Wednesday, 29 August 2012
"Mining the deep knowledge - tapping into things you don't know you know, and have re-used it many times over the last decade-and-a-bit.
In this analogy,the explicit knowledge of an organisation is like the visible portion of an iceberg, and the known tacit knowledge is underwater, but close to the surface, in the daylight zone where it is visible, and easily accessed. (strictly, in the original usage by Polanyi, this would be called Explicit but Undocumented. However the modern general usange is to call anything Tacit if it is undocumented)
The explicit knowledge can, in theory, be seen and found easily, as it lies in plain site. Similarly the known tacit knowledge can be found and accessed.
However deeper down, out of sight, lies the vast mass of unconscious knowledge; the bulk of the iceberg. This knowledge is invisible, inaccessible, and easily overlooked. These are the things that you don't know that you don't know - the unknown knowns, and this is very often the deep-lying technical knowledge - the mastery - that is of real value to others.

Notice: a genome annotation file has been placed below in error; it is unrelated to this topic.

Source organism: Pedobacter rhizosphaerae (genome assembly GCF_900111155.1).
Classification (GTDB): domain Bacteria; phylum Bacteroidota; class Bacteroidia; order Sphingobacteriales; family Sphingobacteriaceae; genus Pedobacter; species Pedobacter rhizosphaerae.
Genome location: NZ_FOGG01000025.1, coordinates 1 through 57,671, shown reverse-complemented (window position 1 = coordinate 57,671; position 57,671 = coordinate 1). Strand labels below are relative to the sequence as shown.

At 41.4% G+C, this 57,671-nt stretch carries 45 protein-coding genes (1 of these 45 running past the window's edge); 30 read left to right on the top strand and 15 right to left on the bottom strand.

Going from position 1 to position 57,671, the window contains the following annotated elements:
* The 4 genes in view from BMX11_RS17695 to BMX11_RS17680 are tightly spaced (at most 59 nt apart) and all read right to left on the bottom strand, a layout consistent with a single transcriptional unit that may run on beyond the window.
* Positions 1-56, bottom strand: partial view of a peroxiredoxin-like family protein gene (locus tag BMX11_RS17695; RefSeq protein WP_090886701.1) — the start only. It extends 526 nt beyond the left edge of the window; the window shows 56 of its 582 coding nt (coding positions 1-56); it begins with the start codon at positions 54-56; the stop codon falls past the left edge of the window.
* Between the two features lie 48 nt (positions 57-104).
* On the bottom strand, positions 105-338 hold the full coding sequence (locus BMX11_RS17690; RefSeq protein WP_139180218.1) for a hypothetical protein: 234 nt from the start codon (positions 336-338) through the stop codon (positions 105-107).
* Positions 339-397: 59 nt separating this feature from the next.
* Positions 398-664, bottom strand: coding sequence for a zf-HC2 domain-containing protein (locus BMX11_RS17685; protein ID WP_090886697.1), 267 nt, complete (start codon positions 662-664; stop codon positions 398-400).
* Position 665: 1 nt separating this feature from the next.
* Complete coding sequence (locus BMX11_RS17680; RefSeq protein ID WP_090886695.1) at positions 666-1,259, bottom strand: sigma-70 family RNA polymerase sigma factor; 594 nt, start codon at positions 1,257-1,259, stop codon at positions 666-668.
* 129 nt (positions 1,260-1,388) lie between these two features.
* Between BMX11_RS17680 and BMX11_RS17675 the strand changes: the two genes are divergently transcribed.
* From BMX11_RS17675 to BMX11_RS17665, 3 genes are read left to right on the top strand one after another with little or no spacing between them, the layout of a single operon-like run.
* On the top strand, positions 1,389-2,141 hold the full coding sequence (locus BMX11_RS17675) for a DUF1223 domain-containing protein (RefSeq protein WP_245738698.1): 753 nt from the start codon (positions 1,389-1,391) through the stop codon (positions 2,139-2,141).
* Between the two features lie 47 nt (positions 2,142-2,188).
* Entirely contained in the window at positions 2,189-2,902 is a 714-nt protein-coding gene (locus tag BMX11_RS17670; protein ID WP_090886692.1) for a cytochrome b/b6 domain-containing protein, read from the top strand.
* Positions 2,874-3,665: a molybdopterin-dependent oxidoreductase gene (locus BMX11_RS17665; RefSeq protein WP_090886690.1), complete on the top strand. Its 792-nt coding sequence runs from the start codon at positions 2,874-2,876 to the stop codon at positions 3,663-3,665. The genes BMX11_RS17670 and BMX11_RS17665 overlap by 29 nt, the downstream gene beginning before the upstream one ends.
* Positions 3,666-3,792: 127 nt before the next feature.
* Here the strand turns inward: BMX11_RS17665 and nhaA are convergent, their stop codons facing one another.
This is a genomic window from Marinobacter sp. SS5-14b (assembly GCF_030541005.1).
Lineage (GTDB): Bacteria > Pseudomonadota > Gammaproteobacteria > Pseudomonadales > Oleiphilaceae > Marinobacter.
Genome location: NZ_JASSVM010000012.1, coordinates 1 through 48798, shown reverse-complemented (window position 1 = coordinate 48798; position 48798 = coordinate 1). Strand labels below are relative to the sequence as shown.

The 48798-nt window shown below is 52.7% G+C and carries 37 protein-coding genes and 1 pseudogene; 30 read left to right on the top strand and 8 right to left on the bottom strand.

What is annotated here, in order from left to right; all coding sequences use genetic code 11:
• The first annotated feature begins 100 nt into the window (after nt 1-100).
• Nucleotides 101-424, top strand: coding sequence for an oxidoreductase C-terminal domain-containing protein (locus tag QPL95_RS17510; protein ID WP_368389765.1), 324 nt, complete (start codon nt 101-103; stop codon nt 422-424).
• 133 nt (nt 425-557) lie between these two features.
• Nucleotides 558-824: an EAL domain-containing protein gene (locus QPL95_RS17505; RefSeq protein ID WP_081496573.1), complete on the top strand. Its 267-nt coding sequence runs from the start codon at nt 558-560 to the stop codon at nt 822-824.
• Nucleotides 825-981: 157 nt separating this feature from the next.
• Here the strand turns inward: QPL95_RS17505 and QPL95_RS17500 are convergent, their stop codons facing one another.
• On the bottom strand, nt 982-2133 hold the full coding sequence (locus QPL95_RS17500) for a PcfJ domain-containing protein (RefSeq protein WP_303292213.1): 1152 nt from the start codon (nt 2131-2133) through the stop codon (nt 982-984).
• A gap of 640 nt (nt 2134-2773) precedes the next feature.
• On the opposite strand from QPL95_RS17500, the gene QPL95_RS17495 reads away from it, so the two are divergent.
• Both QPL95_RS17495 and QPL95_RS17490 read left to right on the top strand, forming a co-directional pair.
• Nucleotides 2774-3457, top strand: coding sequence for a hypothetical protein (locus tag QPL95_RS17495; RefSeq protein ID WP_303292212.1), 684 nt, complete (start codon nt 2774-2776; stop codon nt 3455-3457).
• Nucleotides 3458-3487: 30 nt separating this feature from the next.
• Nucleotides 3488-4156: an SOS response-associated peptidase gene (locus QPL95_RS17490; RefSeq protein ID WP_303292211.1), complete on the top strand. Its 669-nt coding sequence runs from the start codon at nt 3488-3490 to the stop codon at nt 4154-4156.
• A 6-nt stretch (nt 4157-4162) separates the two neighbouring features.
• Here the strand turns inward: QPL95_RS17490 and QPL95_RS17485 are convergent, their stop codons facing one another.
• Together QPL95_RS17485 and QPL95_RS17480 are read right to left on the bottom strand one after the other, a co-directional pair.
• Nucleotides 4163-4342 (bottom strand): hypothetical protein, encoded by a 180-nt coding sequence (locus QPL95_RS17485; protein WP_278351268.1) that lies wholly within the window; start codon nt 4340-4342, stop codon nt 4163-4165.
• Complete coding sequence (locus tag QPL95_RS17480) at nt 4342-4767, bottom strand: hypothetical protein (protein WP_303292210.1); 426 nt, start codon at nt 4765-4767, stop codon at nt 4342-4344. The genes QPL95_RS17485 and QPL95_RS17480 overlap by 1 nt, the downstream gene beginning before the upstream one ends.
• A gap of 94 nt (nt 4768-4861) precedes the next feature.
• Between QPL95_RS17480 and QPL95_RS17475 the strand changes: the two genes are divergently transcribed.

Before this knowledge can be shared and applied, it first needs to be made tacit and conscious. A process of realisation is needed, to move the knowledge into the tacit domain. Much as data may need to be mined out of documents to be useful, so the unconscious knowledge needs to be mined out of the human brain before it can be made tacit, then explicit. This "brain mining" is a skill, which can be learnt and taught, but it is primarily a human activity that cannot be automated. It is however the highest value step in the entire spectrum of knowledge management activity.
The mining tools we use to reach this deep knowledge are Questions, and any knowledge management system that does not somewhere involve a questioning process, or some question-based techniques, will never reach the deep dark unconsiouc knowledge where the real secrets of success and failure are to be found.